Need to talk? Call 1800 882 436.
It's a free call with a maternal child health nurse. *call charges may apply from your mobile

Is it an emergency? Dial 000
If you need urgent medical help, call triple zero immediately.

beginning of content

Giving birth - early signs of labour

2-minute read

You're unlikely to mistake the signs of labour when the time comes, but if you're in any doubt don't hesitate to contact your midwife or doctor managing your pregnancy.

Early signs of labour

Giving birth will be different for every woman, but the main signs that you are starting labour will most likely be strong, regular contractions, and a 'show'. During your pregnancy, a plug of mucus sits in your cervix. A show is when that plug of mucus comes away, indicating that the cervix is starting to open.

Other signs that you are going into labour can include:

  • your waters breaking (rupture of the membranes)
  • backache, or an upset stomach
  • cramping or tightening, similar to period pain
  • a feeling of pressure, as the baby's head moves into the pelvis
  • an urge to go to the toilet caused by your baby's head pressing in your bowel

Stages of labour

There are 3 stages to labour.

The first stage is when your contractions increase, and your cervix begins to open up (dilate). This is usually the longest stage.

The second stage of labour is when your cervix is fully open. This is the part of labour where you help your baby move through your vagina by pushing with your contractions.

The third stage is after the birth of your baby, when your womb contracts and causes the placenta to come out through the vagina.

Learn more here about the development and quality assurance of healthdirect content.

Last reviewed: January 2020


Back To Top

Need more information?

Giving birth - second stage of labour

The second stage of labour is when you give birth to your baby.

Read more on Pregnancy, Birth & Baby website

Giving birth - first stage of labour

Find out what happens during the first stage of labour.

Read more on Pregnancy, Birth & Baby website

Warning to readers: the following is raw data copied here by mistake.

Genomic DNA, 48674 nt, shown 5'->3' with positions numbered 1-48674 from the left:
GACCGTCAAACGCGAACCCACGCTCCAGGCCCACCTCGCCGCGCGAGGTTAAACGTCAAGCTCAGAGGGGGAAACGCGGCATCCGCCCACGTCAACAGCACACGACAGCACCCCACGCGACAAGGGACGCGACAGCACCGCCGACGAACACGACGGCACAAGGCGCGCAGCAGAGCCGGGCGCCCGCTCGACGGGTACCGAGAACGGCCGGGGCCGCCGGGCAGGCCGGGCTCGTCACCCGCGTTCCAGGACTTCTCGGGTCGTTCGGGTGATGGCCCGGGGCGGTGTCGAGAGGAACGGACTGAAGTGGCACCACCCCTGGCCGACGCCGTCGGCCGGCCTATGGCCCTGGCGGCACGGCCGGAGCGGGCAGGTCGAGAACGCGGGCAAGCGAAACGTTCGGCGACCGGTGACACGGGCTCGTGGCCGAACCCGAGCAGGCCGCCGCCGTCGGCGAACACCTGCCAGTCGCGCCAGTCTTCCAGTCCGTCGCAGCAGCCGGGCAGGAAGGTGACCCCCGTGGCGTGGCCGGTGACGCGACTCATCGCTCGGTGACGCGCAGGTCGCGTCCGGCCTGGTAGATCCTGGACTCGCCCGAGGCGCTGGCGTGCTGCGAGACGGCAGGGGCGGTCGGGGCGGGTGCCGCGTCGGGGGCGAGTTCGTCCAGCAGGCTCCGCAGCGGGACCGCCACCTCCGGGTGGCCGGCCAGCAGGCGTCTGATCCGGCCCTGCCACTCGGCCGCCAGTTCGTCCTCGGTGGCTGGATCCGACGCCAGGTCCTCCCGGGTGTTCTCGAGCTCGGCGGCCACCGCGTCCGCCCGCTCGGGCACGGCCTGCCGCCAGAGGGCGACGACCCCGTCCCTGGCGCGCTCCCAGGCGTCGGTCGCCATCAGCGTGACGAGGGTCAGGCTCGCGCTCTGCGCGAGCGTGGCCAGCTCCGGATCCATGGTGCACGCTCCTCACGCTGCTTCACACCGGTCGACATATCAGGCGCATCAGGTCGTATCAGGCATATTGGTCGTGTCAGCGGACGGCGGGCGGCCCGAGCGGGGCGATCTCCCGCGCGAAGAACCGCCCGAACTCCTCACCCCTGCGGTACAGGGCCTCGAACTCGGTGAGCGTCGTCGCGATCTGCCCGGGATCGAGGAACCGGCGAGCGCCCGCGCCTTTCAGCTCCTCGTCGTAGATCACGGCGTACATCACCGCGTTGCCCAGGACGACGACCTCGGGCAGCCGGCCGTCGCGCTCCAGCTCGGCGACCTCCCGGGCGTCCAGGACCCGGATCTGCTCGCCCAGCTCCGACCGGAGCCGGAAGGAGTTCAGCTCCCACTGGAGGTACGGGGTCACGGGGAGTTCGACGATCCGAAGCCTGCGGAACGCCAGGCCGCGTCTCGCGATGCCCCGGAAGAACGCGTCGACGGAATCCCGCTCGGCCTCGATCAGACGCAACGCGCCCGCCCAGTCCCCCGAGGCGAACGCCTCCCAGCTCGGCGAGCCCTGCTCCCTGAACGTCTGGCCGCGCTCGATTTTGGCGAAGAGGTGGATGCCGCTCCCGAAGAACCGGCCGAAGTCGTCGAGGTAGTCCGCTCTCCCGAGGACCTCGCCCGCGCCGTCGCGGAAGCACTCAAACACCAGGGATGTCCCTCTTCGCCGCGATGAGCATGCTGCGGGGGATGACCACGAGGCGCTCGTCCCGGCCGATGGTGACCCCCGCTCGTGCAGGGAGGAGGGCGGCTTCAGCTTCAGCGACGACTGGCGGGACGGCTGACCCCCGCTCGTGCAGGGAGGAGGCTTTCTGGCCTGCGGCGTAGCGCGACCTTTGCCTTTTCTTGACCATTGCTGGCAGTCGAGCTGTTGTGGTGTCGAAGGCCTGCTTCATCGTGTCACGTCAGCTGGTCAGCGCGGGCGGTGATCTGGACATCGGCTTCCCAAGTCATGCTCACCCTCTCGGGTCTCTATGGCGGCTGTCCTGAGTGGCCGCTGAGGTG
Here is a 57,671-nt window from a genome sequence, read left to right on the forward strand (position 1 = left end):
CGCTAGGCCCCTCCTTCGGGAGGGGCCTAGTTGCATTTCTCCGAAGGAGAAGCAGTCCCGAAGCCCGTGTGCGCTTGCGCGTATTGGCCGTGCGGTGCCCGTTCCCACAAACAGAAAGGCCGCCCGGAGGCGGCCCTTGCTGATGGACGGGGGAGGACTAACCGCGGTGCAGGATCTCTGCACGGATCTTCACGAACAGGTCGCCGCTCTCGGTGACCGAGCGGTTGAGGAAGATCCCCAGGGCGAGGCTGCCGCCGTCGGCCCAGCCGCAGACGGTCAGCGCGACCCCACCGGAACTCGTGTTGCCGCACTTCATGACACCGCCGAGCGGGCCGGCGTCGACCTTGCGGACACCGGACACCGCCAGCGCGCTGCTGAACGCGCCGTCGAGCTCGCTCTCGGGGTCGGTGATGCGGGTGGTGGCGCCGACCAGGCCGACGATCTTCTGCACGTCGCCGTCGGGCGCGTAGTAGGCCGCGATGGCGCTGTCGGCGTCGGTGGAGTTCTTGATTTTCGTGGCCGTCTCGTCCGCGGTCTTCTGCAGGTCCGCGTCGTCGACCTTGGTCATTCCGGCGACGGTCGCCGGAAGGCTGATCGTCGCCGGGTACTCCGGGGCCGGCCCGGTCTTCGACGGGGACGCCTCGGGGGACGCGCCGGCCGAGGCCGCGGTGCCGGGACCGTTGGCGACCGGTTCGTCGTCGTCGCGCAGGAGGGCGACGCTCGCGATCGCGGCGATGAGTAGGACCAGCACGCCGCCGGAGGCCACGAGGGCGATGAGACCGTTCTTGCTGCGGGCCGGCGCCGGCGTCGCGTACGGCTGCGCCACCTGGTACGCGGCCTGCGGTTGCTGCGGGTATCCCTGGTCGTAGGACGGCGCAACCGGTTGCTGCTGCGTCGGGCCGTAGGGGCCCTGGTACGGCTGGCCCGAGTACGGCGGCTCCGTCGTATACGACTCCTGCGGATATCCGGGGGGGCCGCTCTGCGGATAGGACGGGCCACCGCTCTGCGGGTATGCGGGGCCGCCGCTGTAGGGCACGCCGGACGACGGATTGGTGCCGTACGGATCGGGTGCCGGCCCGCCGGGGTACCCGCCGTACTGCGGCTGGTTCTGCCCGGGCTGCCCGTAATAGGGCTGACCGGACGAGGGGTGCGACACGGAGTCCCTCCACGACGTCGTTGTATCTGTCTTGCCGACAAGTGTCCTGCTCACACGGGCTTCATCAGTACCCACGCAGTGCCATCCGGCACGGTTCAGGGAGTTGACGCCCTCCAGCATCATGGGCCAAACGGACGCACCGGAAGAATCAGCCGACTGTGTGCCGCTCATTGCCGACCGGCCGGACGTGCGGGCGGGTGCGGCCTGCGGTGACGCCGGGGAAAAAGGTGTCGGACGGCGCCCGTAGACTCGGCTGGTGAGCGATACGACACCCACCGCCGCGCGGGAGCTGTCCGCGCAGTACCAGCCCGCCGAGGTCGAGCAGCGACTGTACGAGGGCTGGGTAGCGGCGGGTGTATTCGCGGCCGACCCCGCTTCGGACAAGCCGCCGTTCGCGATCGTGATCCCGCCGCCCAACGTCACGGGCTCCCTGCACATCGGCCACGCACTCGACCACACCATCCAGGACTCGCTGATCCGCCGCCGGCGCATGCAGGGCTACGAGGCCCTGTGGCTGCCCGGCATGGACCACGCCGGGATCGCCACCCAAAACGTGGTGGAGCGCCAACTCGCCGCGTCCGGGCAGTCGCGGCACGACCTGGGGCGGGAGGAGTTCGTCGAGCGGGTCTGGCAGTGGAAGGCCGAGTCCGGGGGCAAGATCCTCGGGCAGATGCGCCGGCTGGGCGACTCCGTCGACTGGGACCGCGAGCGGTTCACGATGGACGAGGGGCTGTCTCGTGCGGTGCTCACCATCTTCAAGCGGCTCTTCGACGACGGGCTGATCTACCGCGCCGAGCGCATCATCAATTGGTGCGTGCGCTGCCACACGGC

Giving birth - third stage of labour

The third stage of labour is immediately after the birth of your child.

Read more on Pregnancy, Birth & Baby website

Signs of premature labour

Preterm labour is when you go in to labour before your pregnancy reaches 37 weeks.

Read more on Pregnancy, Birth & Baby website

Pregnancy at week 39

Your baby's weight gain should slow down since they are now ready to be born. You might soon start to notice the early signs of labour.

Read more on Pregnancy, Birth & Baby website

Labour and birth using water

Information to help you make an informed choice for you and your baby about using water during the first stage of your labour or having a waterbirth.

Read more on WA Health website

RANZCOG - Labour and Birth

Every labour and birth is unique and unpredictable, making it difficult to plan. It is common for women to feel some level of anxiety during pregnancy; perhaps about their changing body, the health of their baby or concerns about the birth.

Read more on RANZCOG - Royal Australian and New Zealand College of Obstetricians and Gynaecologists website

Antenatal classes

Antenatal classes help you and your partner prepare for the birth of your baby and for caring for your newborn.

Read more on Pregnancy, Birth & Baby website

Birth plan- getting to hospital when having a baby

Pregnant and packing for hospital? Don’t forget to make a plan for how you’ll get there in time to give birth, bearing in mind that petrol tanks run empty and some cars have a habit of breaking down at all the wrong moments.

Read more on Parenthub website

Epidural

Epidural is highly effective local anaesthetic procedure includes injectind anaesthetic around the spinal nerves in your lower back.

Read more on Pregnancy, Birth & Baby website

Call us and speak to a Maternal Child Health Nurse for personal advice and guidance.

Need further advice or guidance from our maternal child health nurses?

This information is for your general information and use only and is not intended to be used as medical advice and should not be used to diagnose, treat, cure or prevent any medical condition, nor should it be used for therapeutic purposes.

The information is not a substitute for independent professional advice and should not be used as an alternative to professional health care. If you have a particular medical problem, please consult a healthcare professional.

Except as permitted under the Copyright Act 1968, this publication or any part of it may not be reproduced, altered, adapted, stored and/or distributed in any form or by any means without the prior written permission of Healthdirect Australia.